Deborah Hopkinson

Deborah Hopkinson has a master's degree in Asian Studies from the University of Hawaiʻi at Mānoa, where she studied the role of women in 13th-century Japanese Buddhism. She lived in Honolulu for 20 years and practiced Zen Buddhism with the late Roshi Robert Aitken, founder of the Diamond Sangha and Buddhist Peace Fellowship. She lives near Portland, Oregon, where she writes books for children and teens. For more, see deborahhopkinson.com.

Also By Author

This is a new day. A mindful day. Our day.

It’s still dark
when one small bird
fluffs his feathers
And lifts his voice
To sing up the sun.
Snuggled deep in our dreams,
we hear his clear song.
And we open our eyes
To the gift of a new day.
This day.
Our day.

Years ago, we attended a family meditation retreat with the beloved Buddhist teacher Thich
Nhat Hanh. The children loved him. He showed them how to count their breaths from one to
ten. (The best part was finding ten perfect stones to move from one pile to another.) During
walking meditation, he urged them all ahead with a running meditation. Another time, the
children served tea to the adults, moving carefully and slowly, focused intently on the task at
hand.

Today, there is growing recognition that practicing mindfulness has benefits for children
regardless of religious or spiritual background. From preschools to middle schools, educators
are incorporating mindfulness into their learning communities as a way to help young people
cope with emotions and anxieties.

Mindfulness can also start at home. Here in Oregon, the OPEC (Oregon Parenting Education
Collaborative), a public-private parenting education effort, provides evidence-based parent
resources on mindfulness: “The Benefits of Practicing Mindfulness with Children at Home.”

I hope my new picture book, Mindful Day, with gorgeous illustrations by talented California
artist Shirley Ng-Benitez, will also be helpful to families. Rather than a how-to, the story instead
follows a young girl, along with her mom and little brother, as they go about the simple,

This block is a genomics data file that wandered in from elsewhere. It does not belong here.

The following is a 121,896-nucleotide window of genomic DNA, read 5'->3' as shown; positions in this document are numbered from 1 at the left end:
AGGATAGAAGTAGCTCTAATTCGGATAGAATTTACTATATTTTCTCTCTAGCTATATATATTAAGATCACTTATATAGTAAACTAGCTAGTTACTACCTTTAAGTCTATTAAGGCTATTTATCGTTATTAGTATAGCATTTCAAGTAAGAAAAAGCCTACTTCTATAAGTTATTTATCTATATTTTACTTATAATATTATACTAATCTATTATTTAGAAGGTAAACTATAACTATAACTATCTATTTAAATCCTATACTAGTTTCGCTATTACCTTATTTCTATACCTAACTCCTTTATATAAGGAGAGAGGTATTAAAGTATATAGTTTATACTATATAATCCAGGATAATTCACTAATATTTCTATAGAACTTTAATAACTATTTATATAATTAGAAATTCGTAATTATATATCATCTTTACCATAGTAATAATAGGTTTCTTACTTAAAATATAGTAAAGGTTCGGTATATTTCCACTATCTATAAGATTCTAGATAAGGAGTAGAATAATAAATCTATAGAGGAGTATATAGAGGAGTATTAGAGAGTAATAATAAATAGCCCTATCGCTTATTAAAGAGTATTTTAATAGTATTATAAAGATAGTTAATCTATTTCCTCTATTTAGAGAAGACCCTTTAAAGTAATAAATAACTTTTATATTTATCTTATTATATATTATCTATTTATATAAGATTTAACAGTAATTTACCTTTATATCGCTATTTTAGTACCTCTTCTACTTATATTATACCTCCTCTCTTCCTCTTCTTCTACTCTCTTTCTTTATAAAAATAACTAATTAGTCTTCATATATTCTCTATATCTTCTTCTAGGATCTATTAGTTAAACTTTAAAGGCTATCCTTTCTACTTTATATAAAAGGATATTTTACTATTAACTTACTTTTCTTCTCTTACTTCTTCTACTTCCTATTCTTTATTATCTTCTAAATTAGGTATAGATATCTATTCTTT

ordinary activities of a day: eating breakfast together, getting dressed, brushing teeth, and
going to the market.

 

Shirley’s child-friendly artwork makes the characters come to life and examples of how to
practice mindfulness are integrated into the text. As the young girl pops a raspberry into her
mouth she says, “I chew slowly. It tastes sweet as summer.” She also practices being aware of
her breath. “Together we breathe: in out, soft slow. I look and listen. I play.”

 

 

Mindful Day was inspired by the time I’ve spent with my toddler grandson. I hope readers will embrace Mindful Day and make mindfulness part of their own family life. In this way, we can better treasure each precious moment—and help our children learn to do the same.

 Thank you,
Deborah Hopkinson

 

Deborah Hopkinson has a master’s degree in Asian Studies from the University of Hawai’i at Mānoa, where she studied the role of women in thirteenth-century Japanese Buddhism. She lived in Honolulu for 20 years and practiced Zen Buddhism with the late Roshi Robert Aitken, founder of the Diamond Sangha and Buddhist Peace Fellowship. She lives near Portland, Oregon. For more, visit deborahhopkinson.com.

 

 

Learn more and buy now

Sounds True | Amazon | Barnes & Noble | IndieBound

3 Ways to be Mindful with Your Family This Holiday Sea...

Mindfulness has long been essential to spiritual practice, but recently it’s been embraced by schools at all levels. Recently, as an author visit at a middle school, I saw for myself the results of starting the day with a moment of silence and encouraging students to be mindful of others in hallways. Here are a few suggestions for family mindfulness during the holidays.

Start each day with mindful breathing.

During the holidays, we often wake up with our minds already spinning and busy with a long to do list. Take a few moments, in bed or in the shower, while brushing your teeth or waking your child, to follow your breath. The Buddhist teacher Thich Nhat Hanh reminds us that we have to be present to be here, fully live each day. Even better, practice mindful breathing with your child.

Light a candle each day.

There’s something magical about lighting a candle. Creating ritual is one way to slow down and be mindful of each moment. It might be hard for busy families to have dinner together during the holidays. And maybe everyone in your house rushes out to the bus or car without sitting down to breakfast. But this time of year, when many of us struggle with darkness, the simple act of lighting a candle can help center ourselves.